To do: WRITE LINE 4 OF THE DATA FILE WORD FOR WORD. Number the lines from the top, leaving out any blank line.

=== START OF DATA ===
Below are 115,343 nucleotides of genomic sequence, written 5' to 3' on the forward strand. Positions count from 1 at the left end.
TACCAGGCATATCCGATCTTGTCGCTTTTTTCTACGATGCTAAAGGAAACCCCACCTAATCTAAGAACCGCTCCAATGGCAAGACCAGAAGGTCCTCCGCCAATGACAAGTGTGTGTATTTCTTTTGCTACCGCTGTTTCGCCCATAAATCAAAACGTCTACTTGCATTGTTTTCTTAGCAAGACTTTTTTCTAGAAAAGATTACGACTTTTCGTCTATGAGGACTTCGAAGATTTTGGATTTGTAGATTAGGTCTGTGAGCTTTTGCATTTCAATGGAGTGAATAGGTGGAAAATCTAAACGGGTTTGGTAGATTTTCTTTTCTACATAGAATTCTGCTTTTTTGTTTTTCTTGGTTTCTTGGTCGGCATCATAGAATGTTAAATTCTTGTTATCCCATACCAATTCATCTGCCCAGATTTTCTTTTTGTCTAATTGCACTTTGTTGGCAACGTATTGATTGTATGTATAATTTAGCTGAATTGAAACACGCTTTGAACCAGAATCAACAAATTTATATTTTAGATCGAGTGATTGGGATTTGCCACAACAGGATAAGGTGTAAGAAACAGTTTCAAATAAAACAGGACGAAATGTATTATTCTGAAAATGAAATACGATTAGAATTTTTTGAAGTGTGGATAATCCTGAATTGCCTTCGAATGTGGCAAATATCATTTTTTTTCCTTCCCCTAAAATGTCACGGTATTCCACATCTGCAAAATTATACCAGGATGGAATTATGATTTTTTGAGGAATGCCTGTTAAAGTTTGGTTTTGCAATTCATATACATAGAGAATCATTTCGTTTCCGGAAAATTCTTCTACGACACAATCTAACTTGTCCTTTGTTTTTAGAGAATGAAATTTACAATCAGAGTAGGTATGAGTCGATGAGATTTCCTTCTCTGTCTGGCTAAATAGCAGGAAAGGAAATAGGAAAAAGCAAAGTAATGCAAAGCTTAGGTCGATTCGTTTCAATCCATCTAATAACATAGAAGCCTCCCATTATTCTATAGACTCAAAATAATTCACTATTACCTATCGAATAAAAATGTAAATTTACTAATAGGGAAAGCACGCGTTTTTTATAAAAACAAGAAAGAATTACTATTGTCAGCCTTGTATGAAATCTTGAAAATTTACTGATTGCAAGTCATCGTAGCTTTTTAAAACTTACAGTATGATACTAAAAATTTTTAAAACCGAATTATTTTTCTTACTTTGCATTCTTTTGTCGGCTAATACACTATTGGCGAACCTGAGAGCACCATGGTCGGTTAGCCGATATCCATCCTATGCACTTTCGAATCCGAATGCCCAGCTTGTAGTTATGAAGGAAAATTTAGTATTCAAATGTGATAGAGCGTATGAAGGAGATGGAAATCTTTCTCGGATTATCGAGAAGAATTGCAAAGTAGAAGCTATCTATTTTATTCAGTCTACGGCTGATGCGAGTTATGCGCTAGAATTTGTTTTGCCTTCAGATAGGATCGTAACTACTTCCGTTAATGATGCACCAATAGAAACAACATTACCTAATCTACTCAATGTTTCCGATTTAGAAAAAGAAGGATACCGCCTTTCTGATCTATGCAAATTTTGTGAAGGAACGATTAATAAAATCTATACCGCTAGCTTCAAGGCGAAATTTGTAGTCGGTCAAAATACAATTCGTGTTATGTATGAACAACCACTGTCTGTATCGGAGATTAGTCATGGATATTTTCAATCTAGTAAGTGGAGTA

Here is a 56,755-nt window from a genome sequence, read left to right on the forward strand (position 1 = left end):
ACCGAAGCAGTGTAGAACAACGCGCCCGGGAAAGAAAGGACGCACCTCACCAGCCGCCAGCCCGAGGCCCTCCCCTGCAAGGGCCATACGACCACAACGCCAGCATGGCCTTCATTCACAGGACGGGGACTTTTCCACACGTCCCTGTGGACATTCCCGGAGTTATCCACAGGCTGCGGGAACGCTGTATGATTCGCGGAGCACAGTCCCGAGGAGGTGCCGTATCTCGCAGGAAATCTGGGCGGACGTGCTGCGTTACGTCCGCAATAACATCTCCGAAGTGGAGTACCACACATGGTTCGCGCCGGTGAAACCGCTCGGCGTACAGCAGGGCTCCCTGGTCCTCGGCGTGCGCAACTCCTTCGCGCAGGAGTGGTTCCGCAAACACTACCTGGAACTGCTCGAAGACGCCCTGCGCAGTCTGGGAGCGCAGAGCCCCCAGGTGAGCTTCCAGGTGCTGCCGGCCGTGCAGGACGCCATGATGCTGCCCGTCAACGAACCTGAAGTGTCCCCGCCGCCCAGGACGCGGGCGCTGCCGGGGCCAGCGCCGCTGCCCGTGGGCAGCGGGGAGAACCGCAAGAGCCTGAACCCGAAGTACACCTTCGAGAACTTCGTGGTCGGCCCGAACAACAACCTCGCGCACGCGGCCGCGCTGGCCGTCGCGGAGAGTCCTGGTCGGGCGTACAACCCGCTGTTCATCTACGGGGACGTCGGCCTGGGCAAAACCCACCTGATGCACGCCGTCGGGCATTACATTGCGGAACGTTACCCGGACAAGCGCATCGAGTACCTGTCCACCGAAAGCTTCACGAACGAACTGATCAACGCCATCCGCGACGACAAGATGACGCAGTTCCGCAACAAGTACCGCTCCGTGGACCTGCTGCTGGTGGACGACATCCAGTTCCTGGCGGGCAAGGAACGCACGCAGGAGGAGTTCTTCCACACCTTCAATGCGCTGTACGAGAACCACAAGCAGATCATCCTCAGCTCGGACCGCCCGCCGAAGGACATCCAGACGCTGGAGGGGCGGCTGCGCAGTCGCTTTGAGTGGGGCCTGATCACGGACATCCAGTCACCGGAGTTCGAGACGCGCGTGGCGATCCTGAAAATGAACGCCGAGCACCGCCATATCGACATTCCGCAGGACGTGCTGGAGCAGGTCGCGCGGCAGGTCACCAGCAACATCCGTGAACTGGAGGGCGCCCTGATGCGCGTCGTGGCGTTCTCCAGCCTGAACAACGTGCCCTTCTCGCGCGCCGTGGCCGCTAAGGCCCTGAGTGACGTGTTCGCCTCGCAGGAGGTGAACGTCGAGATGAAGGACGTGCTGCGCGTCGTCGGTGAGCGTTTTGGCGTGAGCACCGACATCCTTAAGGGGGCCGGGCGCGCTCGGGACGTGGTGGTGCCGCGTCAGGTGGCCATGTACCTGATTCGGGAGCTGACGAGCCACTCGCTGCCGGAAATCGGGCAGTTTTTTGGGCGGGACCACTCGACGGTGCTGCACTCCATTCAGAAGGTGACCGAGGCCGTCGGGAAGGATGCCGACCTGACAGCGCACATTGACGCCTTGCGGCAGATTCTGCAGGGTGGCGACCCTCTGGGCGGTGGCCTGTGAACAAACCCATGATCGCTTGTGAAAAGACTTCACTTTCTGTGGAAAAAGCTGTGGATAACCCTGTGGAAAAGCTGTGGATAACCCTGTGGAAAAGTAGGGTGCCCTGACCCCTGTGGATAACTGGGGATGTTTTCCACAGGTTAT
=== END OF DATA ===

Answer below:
ACCGAAGCAGTGTAGAACAACGCGCCCGGGAAAGAAAGGACGCACCTCACCAGCCGCCAGCCCGAGGCCCTCCCCTGCAAGGGCCATACGACCACAACGCCAGCATGGCCTTCATTCACAGGACGGGGACTTTTCCACACGTCCCTGTGGACATTCCCGGAGTTATCCACAGGCTGCGGGAACGCTGTATGATTCGCGGAGCACAGTCCCGAGGAGGTGCCGTATCTCGCAGGAAATCTGGGCGGACGTGCTGCGTTACGTCCGCAATAACATCTCCGAAGTGGAGTACCACACATGGTTCGCGCCGGTGAAACCGCTCGGCGTACAGCAGGGCTCCCTGGTCCTCGGCGTGCGCAACTCCTTCGCGCAGGAGTGGTTCCGCAAACACTACCTGGAACTGCTCGAAGACGCCCTGCGCAGTCTGGGAGCGCAGAGCCCCCAGGTGAGCTTCCAGGTGCTGCCGGCCGTGCAGGACGCCATGATGCTGCCCGTCAACGAACCTGAAGTGTCCCCGCCGCCCAGGACGCGGGCGCTGCCGGGGCCAGCGCCGCTGCCCGTGGGCAGCGGGGAGAACCGCAAGAGCCTGAACCCGAAGTACACCTTCGAGAACTTCGTGGTCGGCCCGAACAACAACCTCGCGCACGCGGCCGCGCTGGCCGTCGCGGAGAGTCCTGGTCGGGCGTACAACCCGCTGTTCATCTACGGGGACGTCGGCCTGGGCAAAACCCACCTGATGCACGCCGTCGGGCATTACATTGCGGAACGTTACCCGGACAAGCGCATCGAGTACCTGTCCACCGAAAGCTTCACGAACGAACTGATCAACGCCATCCGCGACGACAAGATGACGCAGTTCCGCAACAAGTACCGCTCCGTGGACCTGCTGCTGGTGGACGACATCCAGTTCCTGGCGGGCAAGGAACGCACGCAGGAGGAGTTCTTCCACACCTTCAATGCGCTGTACGAGAACCACAAGCAGATCATCCTCAGCTCGGACCGCCCGCCGAAGGACATCCAGACGCTGGAGGGGCGGCTGCGCAGTCGCTTTGAGTGGGGCCTGATCACGGACATCCAGTCACCGGAGTTCGAGACGCGCGTGGCGATCCTGAAAATGAACGCCGAGCACCGCCATATCGACATTCCGCAGGACGTGCTGGAGCAGGTCGCGCGGCAGGTCACCAGCAACATCCGTGAACTGGAGGGCGCCCTGATGCGCGTCGTGGCGTTCTCCAGCCTGAACAACGTGCCCTTCTCGCGCGCCGTGGCCGCTAAGGCCCTGAGTGACGTGTTCGCCTCGCAGGAGGTGAACGTCGAGATGAAGGACGTGCTGCGCGTCGTCGGTGAGCGTTTTGGCGTGAGCACCGACATCCTTAAGGGGGCCGGGCGCGCTCGGGACGTGGTGGTGCCGCGTCAGGTGGCCATGTACCTGATTCGGGAGCTGACGAGCCACTCGCTGCCGGAAATCGGGCAGTTTTTTGGGCGGGACCACTCGACGGTGCTGCACTCCATTCAGAAGGTGACCGAGGCCGTCGGGAAGGATGCCGACCTGACAGCGCACATTGACGCCTTGCGGCAGATTCTGCAGGGTGGCGACCCTCTGGGCGGTGGCCTGTGAACAAACCCATGATCGCTTGTGAAAAGACTTCACTTTCTGTGGAAAAAGCTGTGGATAACCCTGTGGAAAAGCTGTGGATAACCCTGTGGAAAAGTAGGGTGCCCTGACCCCTGTGGATAACTGGGGATGTTTTCCACAGGTTAT